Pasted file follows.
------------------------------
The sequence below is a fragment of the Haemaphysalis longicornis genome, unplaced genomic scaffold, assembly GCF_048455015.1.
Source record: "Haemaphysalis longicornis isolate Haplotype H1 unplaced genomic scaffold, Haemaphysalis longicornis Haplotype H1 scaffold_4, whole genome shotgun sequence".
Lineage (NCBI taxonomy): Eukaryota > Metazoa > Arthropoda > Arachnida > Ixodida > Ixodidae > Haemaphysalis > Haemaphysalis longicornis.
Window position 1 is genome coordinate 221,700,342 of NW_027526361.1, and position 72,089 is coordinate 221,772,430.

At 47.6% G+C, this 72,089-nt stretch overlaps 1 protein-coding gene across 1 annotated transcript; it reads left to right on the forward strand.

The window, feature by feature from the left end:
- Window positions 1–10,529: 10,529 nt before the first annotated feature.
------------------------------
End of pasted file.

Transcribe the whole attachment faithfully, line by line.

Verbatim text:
The sequence below is a fragment of the Haemaphysalis longicornis genome, unplaced genomic scaffold, assembly GCF_048455015.1.
Source record: "Haemaphysalis longicornis isolate Haplotype H1 unplaced genomic scaffold, Haemaphysalis longicornis Haplotype H1 scaffold_4, whole genome shotgun sequence".
Lineage (NCBI taxonomy): Eukaryota > Metazoa > Arthropoda > Arachnida > Ixodida > Ixodidae > Haemaphysalis > Haemaphysalis longicornis.
Window position 1 is genome coordinate 221,700,342 of NW_027526361.1, and position 72,089 is coordinate 221,772,430.

At 47.6% G+C, this 72,089-nt stretch overlaps 1 protein-coding gene across 1 annotated transcript; it reads left to right on the forward strand.

The window, feature by feature from the left end:
- Window positions 1–10,529: 10,529 nt before the first annotated feature.